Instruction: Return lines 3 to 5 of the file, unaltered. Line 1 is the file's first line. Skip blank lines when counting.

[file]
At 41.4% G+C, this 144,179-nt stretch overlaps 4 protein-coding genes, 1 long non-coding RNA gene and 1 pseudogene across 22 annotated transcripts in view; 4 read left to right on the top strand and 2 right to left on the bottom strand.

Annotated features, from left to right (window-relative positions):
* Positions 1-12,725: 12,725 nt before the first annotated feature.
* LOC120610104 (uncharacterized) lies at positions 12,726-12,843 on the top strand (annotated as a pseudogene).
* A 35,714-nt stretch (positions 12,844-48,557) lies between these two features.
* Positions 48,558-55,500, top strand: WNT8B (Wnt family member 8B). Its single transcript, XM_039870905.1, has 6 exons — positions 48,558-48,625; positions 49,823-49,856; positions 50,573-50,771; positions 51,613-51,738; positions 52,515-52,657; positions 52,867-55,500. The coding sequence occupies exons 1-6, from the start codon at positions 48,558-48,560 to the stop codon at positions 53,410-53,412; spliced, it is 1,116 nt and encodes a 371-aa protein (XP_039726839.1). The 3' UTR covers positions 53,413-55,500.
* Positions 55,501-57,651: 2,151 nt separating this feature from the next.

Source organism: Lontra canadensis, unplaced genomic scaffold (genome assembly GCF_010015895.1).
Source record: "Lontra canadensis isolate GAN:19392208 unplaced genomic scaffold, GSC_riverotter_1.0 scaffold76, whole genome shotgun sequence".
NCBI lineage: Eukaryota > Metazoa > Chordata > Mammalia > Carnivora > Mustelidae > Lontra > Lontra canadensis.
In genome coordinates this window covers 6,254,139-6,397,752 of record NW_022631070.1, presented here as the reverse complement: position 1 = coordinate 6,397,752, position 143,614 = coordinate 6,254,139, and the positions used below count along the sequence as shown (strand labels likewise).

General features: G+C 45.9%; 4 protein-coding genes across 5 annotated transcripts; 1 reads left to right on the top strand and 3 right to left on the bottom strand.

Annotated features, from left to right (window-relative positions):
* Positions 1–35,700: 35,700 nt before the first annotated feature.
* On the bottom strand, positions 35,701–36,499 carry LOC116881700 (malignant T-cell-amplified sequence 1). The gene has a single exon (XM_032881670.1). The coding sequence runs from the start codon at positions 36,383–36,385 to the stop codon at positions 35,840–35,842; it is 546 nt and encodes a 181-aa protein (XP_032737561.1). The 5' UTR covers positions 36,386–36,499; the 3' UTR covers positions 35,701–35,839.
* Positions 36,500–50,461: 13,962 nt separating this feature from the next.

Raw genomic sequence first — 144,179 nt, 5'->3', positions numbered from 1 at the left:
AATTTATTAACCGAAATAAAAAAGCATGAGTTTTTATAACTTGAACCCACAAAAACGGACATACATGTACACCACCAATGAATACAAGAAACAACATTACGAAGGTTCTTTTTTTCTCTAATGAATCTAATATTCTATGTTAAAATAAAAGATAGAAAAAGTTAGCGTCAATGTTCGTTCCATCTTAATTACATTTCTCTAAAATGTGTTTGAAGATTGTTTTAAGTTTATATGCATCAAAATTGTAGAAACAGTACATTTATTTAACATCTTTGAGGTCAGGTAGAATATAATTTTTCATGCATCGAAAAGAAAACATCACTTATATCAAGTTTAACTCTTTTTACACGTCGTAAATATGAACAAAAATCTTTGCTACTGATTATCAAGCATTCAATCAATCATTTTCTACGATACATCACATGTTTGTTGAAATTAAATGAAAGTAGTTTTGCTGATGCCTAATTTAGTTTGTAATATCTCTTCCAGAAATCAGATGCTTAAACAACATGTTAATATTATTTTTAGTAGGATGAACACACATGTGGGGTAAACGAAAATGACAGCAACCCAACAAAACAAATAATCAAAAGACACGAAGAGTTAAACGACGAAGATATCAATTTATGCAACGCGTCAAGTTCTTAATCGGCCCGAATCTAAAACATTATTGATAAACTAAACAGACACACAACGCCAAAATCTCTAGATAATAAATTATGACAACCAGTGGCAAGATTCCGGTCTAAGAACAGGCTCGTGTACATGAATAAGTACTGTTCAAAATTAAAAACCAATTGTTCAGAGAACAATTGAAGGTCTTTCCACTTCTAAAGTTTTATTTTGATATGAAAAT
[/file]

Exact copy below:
* Positions 1-12,725: 12,725 nt before the first annotated feature.
* LOC120610104 (uncharacterized) lies at positions 12,726-12,843 on the top strand (annotated as a pseudogene).
* A 35,714-nt stretch (positions 12,844-48,557) lies between these two features.